“Annabel Lee” by Edgar Allan Poe

It was many and many a year ago,
In a kingdom by the sea,
That a maiden there lived whom you may know
By the name of Annabel Lee;
And this maiden she lived with no other thought
Than to love and be loved by me.

I was a child and she was a child,
In this kingdom by the sea,
But we loved with a love that was more than love—
I and my Annabel Lee—
With a love that the wingèd seraphs of Heaven
Coveted her and me.

And this was the reason that, long ago,
In this kingdom by the sea,
A wind blew out of a cloud, chilling
My beautiful Annabel Lee;
So that her highborn kinsmen came
And bore her away from me,
To shut her up in a sepulchre
In this kingdom by the sea.

The angels, not half so happy in Heaven,
Went envying her and me—
Yes!—that was the reason (as all men know,
In this kingdom by the sea)
That the wind came out of the cloud by night,
Chilling and killing my Annabel Lee.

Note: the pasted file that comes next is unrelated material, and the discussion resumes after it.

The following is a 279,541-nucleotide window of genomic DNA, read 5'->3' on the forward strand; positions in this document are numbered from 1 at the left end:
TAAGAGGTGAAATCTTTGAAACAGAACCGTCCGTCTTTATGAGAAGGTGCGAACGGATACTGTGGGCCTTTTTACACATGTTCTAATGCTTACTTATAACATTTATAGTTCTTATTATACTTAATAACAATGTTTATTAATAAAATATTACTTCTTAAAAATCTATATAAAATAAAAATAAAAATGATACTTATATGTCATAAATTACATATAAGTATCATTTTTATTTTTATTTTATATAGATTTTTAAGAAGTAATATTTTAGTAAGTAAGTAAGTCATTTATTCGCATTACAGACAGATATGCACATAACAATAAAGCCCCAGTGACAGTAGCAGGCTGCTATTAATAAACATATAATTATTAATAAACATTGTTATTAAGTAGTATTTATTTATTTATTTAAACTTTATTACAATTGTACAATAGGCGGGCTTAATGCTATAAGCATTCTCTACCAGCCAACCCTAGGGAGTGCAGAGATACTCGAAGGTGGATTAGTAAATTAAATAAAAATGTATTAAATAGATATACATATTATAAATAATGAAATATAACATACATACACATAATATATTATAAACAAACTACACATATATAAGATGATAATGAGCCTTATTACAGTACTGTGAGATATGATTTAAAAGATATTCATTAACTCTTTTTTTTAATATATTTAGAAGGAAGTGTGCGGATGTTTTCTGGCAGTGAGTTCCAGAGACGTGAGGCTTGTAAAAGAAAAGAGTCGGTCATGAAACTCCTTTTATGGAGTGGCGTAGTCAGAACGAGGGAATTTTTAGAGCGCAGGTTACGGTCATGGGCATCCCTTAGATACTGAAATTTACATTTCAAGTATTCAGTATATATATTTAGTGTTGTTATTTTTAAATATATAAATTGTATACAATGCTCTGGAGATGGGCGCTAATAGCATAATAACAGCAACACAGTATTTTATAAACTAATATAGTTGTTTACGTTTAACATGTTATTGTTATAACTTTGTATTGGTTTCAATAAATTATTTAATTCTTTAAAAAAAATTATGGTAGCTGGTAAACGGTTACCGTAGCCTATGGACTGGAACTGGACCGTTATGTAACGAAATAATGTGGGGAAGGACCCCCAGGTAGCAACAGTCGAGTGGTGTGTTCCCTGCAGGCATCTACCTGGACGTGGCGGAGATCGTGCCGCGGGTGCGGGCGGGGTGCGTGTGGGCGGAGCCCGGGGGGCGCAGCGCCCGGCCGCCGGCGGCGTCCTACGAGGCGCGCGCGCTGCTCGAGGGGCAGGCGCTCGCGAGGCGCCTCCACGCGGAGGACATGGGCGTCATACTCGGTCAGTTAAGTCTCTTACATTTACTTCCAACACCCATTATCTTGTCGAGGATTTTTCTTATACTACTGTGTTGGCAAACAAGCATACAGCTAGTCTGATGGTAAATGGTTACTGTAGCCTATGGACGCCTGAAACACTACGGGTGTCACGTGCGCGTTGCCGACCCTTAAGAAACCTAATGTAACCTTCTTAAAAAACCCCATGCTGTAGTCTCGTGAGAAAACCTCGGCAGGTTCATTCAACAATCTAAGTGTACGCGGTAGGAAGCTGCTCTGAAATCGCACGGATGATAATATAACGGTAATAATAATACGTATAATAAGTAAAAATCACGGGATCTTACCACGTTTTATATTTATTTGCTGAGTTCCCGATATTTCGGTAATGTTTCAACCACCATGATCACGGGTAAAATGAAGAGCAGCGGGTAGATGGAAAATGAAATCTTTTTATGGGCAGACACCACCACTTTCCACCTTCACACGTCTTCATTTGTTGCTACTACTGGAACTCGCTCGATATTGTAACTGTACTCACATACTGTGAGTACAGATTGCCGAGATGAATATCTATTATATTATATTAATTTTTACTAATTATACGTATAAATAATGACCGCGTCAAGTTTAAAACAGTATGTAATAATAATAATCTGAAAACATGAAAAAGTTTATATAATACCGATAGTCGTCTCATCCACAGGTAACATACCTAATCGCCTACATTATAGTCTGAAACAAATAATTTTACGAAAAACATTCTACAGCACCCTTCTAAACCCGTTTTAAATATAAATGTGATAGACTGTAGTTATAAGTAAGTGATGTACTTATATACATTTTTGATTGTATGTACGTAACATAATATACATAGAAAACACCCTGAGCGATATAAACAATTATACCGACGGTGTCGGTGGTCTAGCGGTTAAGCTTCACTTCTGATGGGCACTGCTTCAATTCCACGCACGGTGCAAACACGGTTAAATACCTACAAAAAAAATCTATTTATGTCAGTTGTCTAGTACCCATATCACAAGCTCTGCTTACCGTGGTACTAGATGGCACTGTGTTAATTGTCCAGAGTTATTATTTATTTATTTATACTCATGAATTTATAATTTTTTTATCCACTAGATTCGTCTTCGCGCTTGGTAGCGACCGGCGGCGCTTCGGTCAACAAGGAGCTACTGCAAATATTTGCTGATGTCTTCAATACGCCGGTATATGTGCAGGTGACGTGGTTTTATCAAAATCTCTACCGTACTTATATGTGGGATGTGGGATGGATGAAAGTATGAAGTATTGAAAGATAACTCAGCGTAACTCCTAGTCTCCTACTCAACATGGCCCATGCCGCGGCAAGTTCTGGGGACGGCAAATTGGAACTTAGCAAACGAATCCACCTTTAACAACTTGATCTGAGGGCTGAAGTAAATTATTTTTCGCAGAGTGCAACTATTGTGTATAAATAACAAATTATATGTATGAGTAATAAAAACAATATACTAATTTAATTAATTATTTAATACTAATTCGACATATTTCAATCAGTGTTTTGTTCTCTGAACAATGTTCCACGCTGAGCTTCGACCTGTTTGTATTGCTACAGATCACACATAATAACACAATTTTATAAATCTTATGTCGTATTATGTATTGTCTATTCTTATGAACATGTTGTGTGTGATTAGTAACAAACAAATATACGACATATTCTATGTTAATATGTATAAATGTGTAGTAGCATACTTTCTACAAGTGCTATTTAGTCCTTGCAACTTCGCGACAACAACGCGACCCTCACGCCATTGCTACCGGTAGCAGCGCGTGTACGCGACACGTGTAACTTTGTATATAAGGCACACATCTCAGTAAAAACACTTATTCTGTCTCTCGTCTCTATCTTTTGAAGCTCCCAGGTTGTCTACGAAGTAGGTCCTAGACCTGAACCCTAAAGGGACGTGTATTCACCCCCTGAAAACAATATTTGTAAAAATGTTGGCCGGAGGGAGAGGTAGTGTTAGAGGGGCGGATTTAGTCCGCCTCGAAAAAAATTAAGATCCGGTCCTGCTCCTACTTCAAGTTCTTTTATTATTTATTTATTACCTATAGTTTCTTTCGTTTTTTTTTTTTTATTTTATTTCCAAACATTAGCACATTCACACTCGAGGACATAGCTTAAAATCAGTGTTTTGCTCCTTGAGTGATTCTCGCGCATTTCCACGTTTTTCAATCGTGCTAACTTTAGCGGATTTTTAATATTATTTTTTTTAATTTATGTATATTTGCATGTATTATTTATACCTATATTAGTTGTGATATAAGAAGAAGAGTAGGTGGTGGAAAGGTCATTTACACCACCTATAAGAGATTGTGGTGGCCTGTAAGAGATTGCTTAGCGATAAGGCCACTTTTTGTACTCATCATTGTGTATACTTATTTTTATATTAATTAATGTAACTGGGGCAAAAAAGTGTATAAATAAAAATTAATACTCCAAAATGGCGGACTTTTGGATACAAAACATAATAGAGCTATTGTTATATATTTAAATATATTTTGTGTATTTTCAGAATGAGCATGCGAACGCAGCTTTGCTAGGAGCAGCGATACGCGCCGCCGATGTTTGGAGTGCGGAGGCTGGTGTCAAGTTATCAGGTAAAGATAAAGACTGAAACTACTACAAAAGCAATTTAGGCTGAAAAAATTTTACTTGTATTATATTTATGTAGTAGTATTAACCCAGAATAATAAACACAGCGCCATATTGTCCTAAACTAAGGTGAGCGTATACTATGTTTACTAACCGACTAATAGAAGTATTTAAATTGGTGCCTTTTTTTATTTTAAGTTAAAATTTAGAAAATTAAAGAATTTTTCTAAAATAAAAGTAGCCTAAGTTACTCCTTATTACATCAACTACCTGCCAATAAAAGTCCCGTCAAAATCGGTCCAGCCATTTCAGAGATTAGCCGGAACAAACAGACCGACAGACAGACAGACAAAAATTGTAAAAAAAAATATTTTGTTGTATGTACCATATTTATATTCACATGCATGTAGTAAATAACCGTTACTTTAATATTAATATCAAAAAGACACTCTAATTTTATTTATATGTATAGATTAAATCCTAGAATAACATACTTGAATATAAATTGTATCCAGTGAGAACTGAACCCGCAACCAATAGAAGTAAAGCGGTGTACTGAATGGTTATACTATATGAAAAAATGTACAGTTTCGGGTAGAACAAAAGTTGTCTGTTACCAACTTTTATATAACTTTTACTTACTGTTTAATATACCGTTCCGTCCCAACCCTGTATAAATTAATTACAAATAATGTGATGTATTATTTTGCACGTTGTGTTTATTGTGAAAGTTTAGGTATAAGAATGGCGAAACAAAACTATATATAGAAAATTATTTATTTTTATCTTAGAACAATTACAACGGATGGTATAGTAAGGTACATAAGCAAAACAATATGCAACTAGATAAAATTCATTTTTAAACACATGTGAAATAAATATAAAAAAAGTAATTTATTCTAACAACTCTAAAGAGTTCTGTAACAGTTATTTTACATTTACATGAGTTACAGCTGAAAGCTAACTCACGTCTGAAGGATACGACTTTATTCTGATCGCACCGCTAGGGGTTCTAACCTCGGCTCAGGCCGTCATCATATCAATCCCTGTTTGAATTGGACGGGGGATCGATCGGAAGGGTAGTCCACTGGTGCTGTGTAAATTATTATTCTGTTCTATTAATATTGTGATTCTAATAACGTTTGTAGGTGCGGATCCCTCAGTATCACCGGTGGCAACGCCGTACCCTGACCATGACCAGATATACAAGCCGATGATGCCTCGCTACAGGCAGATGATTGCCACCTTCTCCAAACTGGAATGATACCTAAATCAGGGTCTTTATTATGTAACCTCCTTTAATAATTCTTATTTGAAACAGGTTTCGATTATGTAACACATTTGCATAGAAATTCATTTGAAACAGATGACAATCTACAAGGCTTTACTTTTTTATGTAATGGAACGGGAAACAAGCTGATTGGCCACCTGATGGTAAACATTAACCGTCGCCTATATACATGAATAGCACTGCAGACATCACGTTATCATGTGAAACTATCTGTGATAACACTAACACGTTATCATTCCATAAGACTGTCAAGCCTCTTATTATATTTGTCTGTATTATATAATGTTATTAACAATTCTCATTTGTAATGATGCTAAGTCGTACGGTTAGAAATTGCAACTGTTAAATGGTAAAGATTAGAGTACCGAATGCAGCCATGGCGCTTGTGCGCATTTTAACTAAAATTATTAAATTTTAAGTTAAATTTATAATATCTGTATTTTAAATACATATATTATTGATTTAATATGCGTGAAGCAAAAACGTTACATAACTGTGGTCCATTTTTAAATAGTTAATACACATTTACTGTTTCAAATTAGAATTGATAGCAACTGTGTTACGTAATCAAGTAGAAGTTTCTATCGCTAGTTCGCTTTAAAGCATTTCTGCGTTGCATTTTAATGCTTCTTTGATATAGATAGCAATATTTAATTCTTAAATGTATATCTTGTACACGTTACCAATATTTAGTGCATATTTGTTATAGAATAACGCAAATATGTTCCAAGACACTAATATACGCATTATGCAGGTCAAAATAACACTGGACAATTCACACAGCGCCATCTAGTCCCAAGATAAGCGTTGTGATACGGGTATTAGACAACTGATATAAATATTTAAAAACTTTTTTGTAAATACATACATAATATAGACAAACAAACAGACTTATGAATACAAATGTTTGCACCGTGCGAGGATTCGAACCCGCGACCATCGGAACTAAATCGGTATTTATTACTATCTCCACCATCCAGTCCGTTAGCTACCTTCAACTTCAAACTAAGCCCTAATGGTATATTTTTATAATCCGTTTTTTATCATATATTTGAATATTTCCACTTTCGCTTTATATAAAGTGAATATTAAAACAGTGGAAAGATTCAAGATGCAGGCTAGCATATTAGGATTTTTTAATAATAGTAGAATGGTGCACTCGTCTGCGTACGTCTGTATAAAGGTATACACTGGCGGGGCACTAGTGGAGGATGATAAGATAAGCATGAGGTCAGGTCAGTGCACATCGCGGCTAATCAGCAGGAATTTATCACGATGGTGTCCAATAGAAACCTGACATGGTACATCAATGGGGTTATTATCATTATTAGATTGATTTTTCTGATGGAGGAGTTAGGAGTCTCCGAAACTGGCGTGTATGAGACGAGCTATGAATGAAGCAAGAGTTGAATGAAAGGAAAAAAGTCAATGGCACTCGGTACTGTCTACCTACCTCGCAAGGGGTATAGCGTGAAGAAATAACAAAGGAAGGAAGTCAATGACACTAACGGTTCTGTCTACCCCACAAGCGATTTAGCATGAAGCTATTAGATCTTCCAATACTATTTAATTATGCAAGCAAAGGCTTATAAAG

But our love it was stronger by far than the love
Of those who were older than we—
Of many far wiser than we—
And neither the angels in Heaven above
Nor the demons down under the sea
Can ever dissever my soul from the soul
Of the beautiful Annabel Lee;

For the moon never beams, without bringing me dreams
Of the beautiful Annabel Lee;
And the stars never rise, but I feel the bright eyes
Of the beautiful Annabel Lee;
And so, all the night-tide, I lie down by the side
Of my darling—my darling—my life and my bride,
In her sepulchre there by the sea—
In her tomb by the sounding sea.

Of course, I had to include something from the wonderful and horrifying Poe. Annabel Lee has been another poem that’s stuck with me for years. There’s something wistful about it, but also dark. I thought it’d be perfect for a spooky addition for this post.

What are your favorite poems or poets? Leave a comment and let me know!